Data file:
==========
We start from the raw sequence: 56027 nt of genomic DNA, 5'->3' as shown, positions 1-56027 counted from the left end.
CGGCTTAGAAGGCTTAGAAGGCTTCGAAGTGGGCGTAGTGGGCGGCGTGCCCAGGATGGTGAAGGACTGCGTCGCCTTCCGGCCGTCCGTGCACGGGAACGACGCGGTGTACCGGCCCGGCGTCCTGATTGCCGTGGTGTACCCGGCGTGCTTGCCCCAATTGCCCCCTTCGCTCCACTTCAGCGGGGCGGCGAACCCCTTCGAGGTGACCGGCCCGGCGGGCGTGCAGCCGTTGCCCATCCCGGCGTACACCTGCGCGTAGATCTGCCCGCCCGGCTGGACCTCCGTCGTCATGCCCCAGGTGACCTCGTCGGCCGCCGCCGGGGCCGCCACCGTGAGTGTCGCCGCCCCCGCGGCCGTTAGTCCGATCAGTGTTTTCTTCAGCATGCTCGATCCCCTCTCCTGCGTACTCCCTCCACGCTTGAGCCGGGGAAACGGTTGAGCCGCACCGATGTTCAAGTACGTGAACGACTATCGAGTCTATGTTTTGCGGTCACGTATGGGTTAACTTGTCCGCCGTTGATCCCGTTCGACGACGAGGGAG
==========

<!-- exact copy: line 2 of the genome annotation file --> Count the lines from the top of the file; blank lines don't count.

CGGCTTAGAAGGCTTAGAAGGCTTCGAAGTGGGCGTAGTGGGCGGCGTGCCCAGGATGGTGAAGGACTGCGTCGCCTTCCGGCCGTCCGTGCACGGGAACGACGCGGTGTACCGGCCCGGCGTCCTGATTGCCGTGGTGTACCCGGCGTGCTTGCCCCAATTGCCCCCTTCGCTCCACTTCAGCGGGGCGGCGAACCCCTTCGAGGTGACCGGCCCGGCGGGCGTGCAGCCGTTGCCCATCCCGGCGTACACCTGCGCGTAGATCTGCCCGCCCGGCTGGACCTCCGTCGTCATGCCCCAGGTGACCTCGTCGGCCGCCGCCGGGGCCGCCACCGTGAGTGTCGCCGCCCCCGCGGCCGTTAGTCCGATCAGTGTTTTCTTCAGCATGCTCGATCCCCTCTCCTGCGTACTCCCTCCACGCTTGAGCCGGGGAAACGGTTGAGCCGCACCGATGTTCAAGTACGTGAACGACTATCGAGTCTATGTTTTGCGGTCACGTATGGGTTAACTTGTCCGCCGTTGATCCCGTTCGACGACGAGGGAG